Last year, Nyahururu Golf Club, now a country club celebrated 100 years since the settlers founded it.
Vetlab is also celebrating 100 this year while Nairobi Royal celebrated 100 in 2006. Clearly, golf has been here for more than 100 years.
Like the railway, golf courses are a lasting reminder that Kenya was once a playground of the British Empire and its aristocrats.
A century has given us enough time to reflect on the future of this game associated with affluence and class in Kenya. I did not find the mysticism and mysteries associated with golf in the US.
The number of golf courses could be a factor as other status symbols. Golf is so mainstream in the US. It is taught as a subject in university.
Before we think about the future of golf, let’s focus on its present. Kenya has 42 golf courses, according to former Kenya Golf Union chairman Muchau Githiaka. But there could be more; some are private and exclusive.
The US has 9,473, the UK has 1,888, and Germany 730. France 607, South Africa 450 and South Korea 514. Japan has 2,350 and China about 500, the first one constructed only in 1984!
We have too few golf courses in Kenya for our land mass and population. The few golf courses are distributed all over the country but predominantly in well-watered highlands or their neighbourhoods.
They are located where mzungu lived. Golf seems to move with capitalism. Noticed how China embraced golf as the market economy crept in?
Today, golf courses are seen as the last empty spaces in a country that has got easily crowded with a population rising from 8.7 million in 1963 to 53 million today.
Golf courses run the same risk as other open spaces like school fields, parks and forests. We dislike seeing wide open spaces, a big paradox because we lived in such places all our lives, particularly in the countryside.
It’s more paradoxical because, we all dream of living in leafy suburbs with wide open spaces, just as we did when growing up in the countryside.
There is a belief that any empty space is being misused, there should be buildings there, money! The proposal to tax idle land was based on that premise.
Our failure to develop alternative investment opportunities has partly contributed to this thinking.
After all, the rich in most hamlets, villages and towns own a plot or building. With this mentality, we should declare all golf courses national monuments and protect them. They are national breathing spaces, just like your backyard or front yard.
I am always fascinated by the amount of open space in countries like the UK, the US or Germany.
I used to think those countries are all like Nairobi, crowded. Nature and leisure can co-exist.
Our appetite for building on open spaces is a learnt behaviour.
The high population has led to a very high demand for space and driven up the price of land. The high price of land makes “empty land” an easy target for quick money, more so when land is “free,” read public.
Add our misunderstanding of the capitalism system. It was never about money, but making money as you offer goods or services to the customer. Capitalism is about pursuing your interests as you better society.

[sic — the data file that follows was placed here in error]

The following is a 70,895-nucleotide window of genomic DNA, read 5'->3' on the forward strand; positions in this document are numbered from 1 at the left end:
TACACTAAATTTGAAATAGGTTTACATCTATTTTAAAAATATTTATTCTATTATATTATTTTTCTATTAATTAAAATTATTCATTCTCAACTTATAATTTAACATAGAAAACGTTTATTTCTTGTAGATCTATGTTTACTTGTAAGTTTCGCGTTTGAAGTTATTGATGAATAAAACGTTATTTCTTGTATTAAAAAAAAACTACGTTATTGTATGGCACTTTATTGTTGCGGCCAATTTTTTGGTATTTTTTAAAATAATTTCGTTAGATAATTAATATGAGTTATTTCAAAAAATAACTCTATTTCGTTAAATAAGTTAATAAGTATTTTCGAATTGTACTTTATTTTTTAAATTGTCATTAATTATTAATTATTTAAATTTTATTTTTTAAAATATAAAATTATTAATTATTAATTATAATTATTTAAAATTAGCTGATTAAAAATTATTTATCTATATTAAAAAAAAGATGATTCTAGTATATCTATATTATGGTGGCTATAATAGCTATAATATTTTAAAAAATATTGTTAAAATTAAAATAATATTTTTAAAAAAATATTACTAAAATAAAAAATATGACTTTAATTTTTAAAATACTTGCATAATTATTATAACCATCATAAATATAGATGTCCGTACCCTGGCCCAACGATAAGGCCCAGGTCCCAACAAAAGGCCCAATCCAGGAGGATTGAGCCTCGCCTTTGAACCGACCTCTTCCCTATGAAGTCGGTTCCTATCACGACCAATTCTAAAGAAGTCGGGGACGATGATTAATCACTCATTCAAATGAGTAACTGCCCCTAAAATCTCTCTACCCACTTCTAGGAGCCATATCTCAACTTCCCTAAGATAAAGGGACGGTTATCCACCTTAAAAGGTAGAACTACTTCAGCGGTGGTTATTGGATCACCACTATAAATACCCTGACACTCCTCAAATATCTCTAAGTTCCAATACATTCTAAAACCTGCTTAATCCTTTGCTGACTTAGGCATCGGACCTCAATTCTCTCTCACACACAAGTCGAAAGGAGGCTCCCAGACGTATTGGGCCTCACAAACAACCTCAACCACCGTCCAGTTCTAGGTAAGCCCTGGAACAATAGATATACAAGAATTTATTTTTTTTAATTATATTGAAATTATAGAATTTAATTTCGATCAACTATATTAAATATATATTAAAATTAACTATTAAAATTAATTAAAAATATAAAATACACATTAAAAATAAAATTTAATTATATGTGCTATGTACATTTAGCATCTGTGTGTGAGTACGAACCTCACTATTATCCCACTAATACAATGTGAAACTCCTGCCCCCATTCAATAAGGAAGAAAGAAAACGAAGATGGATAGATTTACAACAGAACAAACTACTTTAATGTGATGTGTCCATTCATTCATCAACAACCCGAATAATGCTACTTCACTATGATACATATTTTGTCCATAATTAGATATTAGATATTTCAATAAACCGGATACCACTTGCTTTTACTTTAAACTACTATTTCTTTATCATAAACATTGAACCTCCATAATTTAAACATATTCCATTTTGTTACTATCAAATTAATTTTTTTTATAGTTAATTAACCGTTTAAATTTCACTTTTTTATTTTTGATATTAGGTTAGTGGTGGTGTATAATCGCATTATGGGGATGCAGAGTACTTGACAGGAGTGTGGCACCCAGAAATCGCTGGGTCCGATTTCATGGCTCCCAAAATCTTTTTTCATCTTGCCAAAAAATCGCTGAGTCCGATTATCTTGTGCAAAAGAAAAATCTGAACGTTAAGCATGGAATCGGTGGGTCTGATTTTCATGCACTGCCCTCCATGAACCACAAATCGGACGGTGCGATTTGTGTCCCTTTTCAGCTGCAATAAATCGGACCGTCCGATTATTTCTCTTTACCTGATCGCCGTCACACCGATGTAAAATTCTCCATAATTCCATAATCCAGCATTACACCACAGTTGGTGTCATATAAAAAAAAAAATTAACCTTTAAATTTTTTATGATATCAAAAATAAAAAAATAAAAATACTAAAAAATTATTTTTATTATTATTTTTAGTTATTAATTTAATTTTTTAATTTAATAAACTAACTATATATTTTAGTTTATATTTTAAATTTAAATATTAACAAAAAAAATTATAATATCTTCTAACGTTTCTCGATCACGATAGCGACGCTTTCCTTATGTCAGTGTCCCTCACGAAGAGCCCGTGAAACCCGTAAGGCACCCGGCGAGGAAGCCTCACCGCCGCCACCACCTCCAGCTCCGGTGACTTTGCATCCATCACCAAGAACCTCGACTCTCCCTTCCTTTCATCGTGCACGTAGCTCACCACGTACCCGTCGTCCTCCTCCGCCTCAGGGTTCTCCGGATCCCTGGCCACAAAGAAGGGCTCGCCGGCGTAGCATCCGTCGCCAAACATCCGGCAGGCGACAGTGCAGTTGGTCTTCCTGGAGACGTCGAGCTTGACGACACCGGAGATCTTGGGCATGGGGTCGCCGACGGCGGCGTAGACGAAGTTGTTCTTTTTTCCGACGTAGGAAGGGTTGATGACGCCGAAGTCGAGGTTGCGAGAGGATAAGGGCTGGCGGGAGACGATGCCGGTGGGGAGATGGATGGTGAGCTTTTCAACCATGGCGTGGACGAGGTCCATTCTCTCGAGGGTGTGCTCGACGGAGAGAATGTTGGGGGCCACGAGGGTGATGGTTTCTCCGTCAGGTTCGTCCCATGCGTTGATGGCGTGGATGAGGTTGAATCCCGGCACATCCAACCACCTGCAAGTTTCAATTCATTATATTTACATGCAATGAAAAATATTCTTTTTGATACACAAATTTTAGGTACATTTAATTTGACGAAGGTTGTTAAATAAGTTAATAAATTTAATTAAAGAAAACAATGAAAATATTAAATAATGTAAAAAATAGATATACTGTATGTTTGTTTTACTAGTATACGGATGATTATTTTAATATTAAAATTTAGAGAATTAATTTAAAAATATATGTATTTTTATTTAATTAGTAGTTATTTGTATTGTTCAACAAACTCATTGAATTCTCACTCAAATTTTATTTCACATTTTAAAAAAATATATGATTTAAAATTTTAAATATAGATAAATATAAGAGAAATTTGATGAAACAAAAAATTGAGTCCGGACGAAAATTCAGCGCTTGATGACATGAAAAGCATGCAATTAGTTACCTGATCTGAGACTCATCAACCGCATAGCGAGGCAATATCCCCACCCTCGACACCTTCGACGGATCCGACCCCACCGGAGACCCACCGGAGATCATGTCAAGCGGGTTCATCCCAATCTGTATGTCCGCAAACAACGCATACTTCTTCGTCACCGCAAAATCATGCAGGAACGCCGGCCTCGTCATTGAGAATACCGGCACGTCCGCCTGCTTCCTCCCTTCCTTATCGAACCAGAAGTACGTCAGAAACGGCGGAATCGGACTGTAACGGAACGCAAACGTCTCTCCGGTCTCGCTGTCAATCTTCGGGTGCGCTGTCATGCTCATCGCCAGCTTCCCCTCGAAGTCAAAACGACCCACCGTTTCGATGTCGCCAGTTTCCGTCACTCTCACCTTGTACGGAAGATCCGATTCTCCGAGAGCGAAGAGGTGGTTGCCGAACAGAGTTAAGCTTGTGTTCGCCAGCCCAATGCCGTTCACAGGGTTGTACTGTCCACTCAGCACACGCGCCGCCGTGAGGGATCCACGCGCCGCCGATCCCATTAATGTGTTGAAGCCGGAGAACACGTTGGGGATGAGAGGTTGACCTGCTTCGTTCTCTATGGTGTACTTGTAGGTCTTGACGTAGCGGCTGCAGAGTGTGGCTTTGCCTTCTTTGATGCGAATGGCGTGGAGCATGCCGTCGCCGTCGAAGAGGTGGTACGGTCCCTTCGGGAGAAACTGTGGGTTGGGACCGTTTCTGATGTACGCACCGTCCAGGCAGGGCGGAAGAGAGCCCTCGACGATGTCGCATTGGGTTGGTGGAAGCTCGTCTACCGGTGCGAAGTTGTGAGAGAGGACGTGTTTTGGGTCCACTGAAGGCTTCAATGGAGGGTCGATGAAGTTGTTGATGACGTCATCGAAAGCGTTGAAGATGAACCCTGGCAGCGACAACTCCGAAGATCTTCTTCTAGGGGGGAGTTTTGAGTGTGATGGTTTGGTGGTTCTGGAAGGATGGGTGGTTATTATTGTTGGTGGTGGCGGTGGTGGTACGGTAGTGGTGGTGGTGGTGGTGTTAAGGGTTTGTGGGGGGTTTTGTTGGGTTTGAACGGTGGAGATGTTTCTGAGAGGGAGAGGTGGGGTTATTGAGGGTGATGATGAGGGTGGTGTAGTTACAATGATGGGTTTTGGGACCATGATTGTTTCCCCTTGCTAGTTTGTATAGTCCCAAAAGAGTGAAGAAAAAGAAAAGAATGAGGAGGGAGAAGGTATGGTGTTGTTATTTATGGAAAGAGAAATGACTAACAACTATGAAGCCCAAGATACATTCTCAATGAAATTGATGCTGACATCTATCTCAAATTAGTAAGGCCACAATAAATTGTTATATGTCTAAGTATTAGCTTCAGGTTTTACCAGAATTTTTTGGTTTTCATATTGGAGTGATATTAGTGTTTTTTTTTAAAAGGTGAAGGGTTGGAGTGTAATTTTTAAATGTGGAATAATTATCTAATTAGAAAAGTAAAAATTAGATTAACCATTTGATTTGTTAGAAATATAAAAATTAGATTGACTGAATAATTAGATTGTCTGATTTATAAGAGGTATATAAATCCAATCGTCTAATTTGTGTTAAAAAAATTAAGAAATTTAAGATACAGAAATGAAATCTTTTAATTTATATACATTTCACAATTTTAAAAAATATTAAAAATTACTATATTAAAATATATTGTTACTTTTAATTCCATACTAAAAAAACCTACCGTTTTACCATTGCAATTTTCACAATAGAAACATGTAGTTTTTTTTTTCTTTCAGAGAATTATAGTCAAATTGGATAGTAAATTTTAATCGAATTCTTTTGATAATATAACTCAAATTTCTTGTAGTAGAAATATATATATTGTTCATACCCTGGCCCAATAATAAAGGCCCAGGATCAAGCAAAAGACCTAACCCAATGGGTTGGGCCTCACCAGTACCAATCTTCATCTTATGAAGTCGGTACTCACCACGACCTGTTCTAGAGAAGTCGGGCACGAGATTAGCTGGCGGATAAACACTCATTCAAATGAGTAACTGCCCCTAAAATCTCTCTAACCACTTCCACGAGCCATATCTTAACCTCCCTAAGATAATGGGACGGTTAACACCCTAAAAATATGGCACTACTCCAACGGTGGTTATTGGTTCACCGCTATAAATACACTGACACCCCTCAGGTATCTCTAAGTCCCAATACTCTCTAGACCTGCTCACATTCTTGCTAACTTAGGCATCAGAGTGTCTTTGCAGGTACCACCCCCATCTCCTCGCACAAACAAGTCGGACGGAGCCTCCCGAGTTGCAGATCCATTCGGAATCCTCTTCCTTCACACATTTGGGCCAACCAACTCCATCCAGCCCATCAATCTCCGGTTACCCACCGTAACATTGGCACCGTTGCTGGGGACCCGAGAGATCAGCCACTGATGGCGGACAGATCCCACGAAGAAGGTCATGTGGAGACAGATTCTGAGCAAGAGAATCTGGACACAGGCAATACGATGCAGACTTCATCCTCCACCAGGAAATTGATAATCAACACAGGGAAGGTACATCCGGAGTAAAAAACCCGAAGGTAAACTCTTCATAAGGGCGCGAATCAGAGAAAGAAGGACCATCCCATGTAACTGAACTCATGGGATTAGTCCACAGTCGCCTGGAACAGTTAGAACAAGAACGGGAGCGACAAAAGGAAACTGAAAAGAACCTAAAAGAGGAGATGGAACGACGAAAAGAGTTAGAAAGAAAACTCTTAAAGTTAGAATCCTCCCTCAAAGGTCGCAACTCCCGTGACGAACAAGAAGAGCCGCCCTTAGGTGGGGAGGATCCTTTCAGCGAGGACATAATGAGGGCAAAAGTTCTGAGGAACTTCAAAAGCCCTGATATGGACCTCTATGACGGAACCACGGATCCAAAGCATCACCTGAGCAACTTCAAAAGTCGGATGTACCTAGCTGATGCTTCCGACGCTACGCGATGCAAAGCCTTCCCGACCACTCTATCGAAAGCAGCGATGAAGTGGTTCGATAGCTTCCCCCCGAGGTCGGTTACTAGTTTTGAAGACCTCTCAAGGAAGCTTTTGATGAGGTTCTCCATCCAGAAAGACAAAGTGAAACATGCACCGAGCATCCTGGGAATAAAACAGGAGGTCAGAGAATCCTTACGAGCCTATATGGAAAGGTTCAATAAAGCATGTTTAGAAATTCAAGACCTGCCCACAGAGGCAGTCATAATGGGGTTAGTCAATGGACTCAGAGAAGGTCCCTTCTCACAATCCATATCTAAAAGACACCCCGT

Capitalism was never about free things or using privileged positions or information to acquire assets below the market price.
Yet we have elevated getting free things to heroism, albeit misplaced. At the core of the African traditional society and even Christianity, was respect for work.
The theft was an abomination. We have learnt to get free things, even violently. Land is one of the most sought after assets. Luckily, we are buried on it - no better testimony to our folly.
Back to golf. The need for more golf courses is reflected in higher membership fees and the speed at which the weekly online booking fills up. Some members are happy with that because of increased exclusiveness.
Yet exclusivity was never that extreme in our traditional society. We learnt the class system from Britons with their peerage.
American and Chinese influence does not seem to have muted our obsession with class and status - surprising, because our society is so religious and humility is central to all religions.
Internet and access to information have demystified lots of things. Should we not be demystifying golf, making it more open to Kenyans?
Even those opposed to the game will eventually like it. I used to be among them, but now I’m a golf evangelist and hope one day, I will own a golf course, even one hole. My WHS index is 9.4.
There is a general perception that golf is for the rich and affluent. That is good, it incentivises us to work hard, become affluent and play that game. If not us, our children or grandchildren.
We can demystify golf by building more courses, increasing supply to reduce the prices. Demand is going up, driven by rising affluence and appreciation of the game.
One easy way to increase the number of golf courses is to have shorter courses, say par 30 or 40.
Play golf for fun. We can graduate into 18 holes later.
When is the public golf course at Kasarani getting ready? Can we have county golf in every county?
How can there be no golf course between Nairobi and Mombasa or Namanga? The ‘new counties’ not settled by mzungu could really benefit from the development of golf with new and exotic courses. That will create a golf ecosystem.
Remember we have sunshine 365 days and Kenya can be the golf capital, with the game outdoing athletics. Consider the jobs for caddies, equipment like carts, and the health benefits of walking and ambience. Since golf and drugs or alcohol are all addictive, can we use golf to address addiction in other areas - golf therapy?
We could also loop in golf into bottom-up economics. Building more golf courses will bring down the cost and demystify it, leading to a healthier and happier nation.
Who said hustlers could not play golf and enjoy it?